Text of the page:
R&I: What is the riskiest activity you ever engaged in?

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Army Airborne training and jumping out of an airplane. Fortunately, I never had to do it in combat even though I served in Vietnam.

R&I: If the world has a modern hero, who is it and why?

George C. Marshall, one of the most decorated military leaders in American history, architect of the economic recovery program for Europe after World War II, and recipient of the 1953 Nobel Peace Prize. For Marshall, it was not just about winning the war. It was also about winning the peace.

R&I: What about this work do you find the most fulfilling or rewarding?

Sharing lessons with colleagues and students by writing, publishing and teaching. A professor with a knowledge of risk management does not only share lessons. The professor is also a student when MBA candidates talk about the risks they manage every day.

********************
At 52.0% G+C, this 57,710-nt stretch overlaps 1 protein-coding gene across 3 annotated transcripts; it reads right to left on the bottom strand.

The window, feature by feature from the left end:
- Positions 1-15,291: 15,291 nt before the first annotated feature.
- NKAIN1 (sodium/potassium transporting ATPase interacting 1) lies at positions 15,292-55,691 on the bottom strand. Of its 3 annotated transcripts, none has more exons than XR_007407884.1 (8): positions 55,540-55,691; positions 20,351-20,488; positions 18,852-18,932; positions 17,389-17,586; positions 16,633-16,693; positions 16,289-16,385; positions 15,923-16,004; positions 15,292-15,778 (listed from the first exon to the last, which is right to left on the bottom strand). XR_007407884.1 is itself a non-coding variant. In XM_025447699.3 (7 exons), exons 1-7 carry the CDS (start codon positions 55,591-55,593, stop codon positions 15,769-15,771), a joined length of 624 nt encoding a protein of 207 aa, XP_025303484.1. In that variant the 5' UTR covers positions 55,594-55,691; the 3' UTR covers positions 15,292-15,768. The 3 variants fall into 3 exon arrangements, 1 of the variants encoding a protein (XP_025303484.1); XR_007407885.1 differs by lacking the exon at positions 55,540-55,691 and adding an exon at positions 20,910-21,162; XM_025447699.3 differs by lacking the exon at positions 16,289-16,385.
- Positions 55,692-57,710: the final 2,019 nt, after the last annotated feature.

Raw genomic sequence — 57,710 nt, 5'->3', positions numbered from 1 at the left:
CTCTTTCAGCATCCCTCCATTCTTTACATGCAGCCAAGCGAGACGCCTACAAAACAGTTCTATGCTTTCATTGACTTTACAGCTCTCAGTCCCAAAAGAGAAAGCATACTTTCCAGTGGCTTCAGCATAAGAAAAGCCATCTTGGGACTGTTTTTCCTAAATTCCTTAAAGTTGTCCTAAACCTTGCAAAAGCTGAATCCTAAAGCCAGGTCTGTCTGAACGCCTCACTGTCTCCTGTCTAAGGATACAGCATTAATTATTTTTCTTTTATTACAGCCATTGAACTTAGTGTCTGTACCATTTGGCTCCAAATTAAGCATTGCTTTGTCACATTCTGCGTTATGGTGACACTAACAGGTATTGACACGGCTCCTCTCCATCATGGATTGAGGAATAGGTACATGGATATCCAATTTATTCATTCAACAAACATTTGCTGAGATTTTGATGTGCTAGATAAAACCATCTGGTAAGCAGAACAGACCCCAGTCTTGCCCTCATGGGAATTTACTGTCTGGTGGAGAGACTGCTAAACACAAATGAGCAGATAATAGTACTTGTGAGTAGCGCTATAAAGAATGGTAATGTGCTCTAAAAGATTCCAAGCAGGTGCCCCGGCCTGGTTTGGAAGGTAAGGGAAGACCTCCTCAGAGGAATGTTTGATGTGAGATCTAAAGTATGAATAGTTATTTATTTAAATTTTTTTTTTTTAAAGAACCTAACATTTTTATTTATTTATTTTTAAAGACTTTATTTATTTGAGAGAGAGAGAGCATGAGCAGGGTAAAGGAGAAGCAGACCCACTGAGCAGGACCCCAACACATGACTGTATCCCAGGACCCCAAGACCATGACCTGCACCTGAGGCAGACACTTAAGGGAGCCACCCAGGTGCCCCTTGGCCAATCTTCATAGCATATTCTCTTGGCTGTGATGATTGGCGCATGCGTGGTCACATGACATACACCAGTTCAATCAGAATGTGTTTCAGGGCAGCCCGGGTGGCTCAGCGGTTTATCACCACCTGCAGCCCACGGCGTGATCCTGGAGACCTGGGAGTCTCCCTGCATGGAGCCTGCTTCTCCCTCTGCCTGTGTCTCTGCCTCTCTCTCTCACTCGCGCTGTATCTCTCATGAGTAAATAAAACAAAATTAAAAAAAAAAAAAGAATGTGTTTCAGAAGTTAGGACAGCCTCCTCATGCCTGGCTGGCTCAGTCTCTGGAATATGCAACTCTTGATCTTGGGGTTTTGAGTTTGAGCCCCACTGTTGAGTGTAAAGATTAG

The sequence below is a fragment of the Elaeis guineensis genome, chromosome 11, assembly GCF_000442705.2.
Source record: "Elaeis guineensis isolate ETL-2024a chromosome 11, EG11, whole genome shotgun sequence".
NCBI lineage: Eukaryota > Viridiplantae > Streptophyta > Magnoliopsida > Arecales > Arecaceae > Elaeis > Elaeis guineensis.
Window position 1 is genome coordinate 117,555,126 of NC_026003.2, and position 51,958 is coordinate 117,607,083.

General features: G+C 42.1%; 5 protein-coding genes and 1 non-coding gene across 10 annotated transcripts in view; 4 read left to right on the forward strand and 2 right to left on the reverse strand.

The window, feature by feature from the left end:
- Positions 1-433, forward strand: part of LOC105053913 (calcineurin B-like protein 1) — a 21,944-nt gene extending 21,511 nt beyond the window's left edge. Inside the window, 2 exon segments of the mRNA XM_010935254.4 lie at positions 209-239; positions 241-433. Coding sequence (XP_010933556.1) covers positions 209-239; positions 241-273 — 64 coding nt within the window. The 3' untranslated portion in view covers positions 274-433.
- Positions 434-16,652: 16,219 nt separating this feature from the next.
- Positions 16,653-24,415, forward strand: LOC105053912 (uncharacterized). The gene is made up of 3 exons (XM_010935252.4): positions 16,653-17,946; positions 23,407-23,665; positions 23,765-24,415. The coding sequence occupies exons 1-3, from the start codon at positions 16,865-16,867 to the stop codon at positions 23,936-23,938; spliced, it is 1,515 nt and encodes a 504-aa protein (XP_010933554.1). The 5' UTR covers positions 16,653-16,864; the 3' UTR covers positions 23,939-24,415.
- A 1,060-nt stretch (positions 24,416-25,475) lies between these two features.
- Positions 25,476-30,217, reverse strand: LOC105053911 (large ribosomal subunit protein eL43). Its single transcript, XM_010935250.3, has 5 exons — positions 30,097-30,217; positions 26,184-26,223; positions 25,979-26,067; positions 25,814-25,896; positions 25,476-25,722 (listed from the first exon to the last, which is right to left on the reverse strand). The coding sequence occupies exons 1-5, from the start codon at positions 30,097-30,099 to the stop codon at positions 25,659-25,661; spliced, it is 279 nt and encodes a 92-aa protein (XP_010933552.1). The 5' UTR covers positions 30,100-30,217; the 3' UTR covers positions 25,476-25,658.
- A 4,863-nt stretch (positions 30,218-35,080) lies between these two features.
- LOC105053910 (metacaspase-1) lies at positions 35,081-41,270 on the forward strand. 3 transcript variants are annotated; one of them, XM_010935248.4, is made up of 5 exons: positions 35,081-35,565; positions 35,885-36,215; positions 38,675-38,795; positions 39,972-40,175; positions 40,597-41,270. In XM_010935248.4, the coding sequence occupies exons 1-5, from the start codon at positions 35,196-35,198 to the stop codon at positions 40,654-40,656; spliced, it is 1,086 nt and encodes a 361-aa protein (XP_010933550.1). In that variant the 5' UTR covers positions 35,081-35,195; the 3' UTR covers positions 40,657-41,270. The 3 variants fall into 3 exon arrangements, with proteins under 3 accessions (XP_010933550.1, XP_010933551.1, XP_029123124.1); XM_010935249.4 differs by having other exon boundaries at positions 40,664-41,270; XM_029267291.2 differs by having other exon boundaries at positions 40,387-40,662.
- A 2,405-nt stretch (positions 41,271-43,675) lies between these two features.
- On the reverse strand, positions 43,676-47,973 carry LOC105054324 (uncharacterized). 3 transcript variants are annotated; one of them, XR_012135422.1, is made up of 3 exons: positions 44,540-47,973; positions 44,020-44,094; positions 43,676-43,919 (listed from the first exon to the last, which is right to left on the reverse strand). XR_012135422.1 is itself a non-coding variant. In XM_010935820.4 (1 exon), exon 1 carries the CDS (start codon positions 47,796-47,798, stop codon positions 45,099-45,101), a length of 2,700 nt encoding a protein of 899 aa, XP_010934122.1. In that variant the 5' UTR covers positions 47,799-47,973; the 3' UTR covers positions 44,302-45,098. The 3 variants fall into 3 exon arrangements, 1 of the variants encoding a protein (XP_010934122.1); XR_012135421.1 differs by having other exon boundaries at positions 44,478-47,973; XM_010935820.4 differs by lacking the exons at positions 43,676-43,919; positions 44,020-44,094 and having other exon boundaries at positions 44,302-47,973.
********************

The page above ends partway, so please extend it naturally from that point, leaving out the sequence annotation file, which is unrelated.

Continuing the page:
R&I: What is the risk management community doing right?

Sensitizing for-profit, nonprofit and governmental agencies to the exposures and complexities facing their organizations. Sometimes we focus too much on strategies that sound good but do not withstand closer examination. Risk managers help organizations make better decisions.

R&I: What could the risk management community be doing a better job of?

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Developing executive training programs to help risk managers assume C-suite positions in organizations. Insurance may be a good place to start but so is an MBA degree. The Risk and Insurance Management Society recognizes the importance of a wide range of risk knowledge. Colleges and universities need to catch up with RIMS.

R&I: What emerging commercial risk most concerns you?

Cyber risk and its impact on hazard, operational and financial strategies. A terrorist can take down a building. A cyber-criminal can take down much more.

R&I: What does your family think you do?

My family members think I’m a professor. They do not seem to be too interested in my views on risk management.




Katie Dwyer is an associate editor at Risk & Insurance®. She can be reached at [email protected]